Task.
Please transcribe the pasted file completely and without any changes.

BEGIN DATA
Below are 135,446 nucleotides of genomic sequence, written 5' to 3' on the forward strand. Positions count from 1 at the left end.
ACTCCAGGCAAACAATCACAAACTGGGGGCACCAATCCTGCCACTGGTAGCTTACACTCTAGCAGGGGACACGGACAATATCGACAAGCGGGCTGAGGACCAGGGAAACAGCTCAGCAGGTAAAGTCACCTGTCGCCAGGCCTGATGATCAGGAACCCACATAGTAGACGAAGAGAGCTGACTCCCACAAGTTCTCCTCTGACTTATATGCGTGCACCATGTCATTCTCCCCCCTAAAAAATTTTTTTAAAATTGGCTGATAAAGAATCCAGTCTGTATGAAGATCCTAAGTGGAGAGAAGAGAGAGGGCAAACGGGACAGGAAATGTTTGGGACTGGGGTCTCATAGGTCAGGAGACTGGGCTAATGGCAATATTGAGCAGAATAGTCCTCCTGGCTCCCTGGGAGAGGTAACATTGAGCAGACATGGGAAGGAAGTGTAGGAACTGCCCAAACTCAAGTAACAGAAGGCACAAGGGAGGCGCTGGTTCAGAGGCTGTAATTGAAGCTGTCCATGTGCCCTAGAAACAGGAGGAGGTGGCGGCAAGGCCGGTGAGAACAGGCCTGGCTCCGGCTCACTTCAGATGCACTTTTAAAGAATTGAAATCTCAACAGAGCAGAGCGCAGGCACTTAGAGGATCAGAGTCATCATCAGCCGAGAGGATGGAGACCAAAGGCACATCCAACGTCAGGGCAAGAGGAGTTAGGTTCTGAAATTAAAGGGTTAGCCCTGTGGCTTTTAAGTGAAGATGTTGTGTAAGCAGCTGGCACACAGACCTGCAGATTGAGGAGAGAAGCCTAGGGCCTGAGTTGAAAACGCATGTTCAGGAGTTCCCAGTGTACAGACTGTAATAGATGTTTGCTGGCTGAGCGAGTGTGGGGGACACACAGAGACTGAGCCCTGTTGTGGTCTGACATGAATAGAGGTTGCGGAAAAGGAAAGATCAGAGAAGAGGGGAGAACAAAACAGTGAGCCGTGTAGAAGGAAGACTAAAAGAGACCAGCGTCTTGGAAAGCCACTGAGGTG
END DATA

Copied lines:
Below are 135,446 nucleotides of genomic sequence, written 5' to 3' on the forward strand. Positions count from 1 at the left end.
ACTCCAGGCAAACAATCACAAACTGGGGGCACCAATCCTGCCACTGGTAGCTTACACTCTAGCAGGGGACACGGACAATATCGACAAGCGGGCTGAGGACCAGGGAAACAGCTCAGCAGGTAAAGTCACCTGTCGCCAGGCCTGATGATCAGGAACCCACATAGTAGACGAAGAGAGCTGACTCCCACAAGTTCTCCTCTGACTTATATGCGTGCACCATGTCATTCTCCCCCCTAAAAAATTTTTTTAAAATTGGCTGATAAAGAATCCAGTCTGTATGAAGATCCTAAGTGGAGAGAAGAGAGAGGGCAAACGGGACAGGAAATGTTTGGGACTGGGGTCTCATAGGTCAGGAGACTGGGCTAATGGCAATATTGAGCAGAATAGTCCTCCTGGCTCCCTGGGAGAGGTAACATTGAGCAGACATGGGAAGGAAGTGTAGGAACTGCCCAAACTCAAGTAACAGAAGGCACAAGGGAGGCGCTGGTTCAGAGGCTGTAATTGAAGCTGTCCATGTGCCCTAGAAACAGGAGGAGGTGGCGGCAAGGCCGGTGAGAACAGGCCTGGCTCCGGCTCACTTCAGATGCACTTTTAAAGAATTGAAATCTCAACAGAGCAGAGCGCAGGCACTTAGAGGATCAGAGTCATCATCAGCCGAGAGGATGGAGACCAAAGGCACATCCAACGTCAGGGCAAGAGGAGTTAGGTTCTGAAATTAAAGGGTTAGCCCTGTGGCTTTTAAGTGAAGATGTTGTGTAAGCAGCTGGCACACAGACCTGCAGATTGAGGAGAGAAGCCTAGGGCCTGAGTTGAAAACGCATGTTCAGGAGTTCCCAGTGTACAGACTGTAATAGATGTTTGCTGGCTGAGCGAGTGTGGGGGACACACAGAGACTGAGCCCTGTTGTGGTCTGACATGAATAGAGGTTGCGGAAAAGGAAAGATCAGAGAAGAGGGGAGAACAAAACAGTGAGCCGTGTAGAAGGAAGACTAAAAGAGACCAGCGTCTTGGAAAGCCACTGAGGTG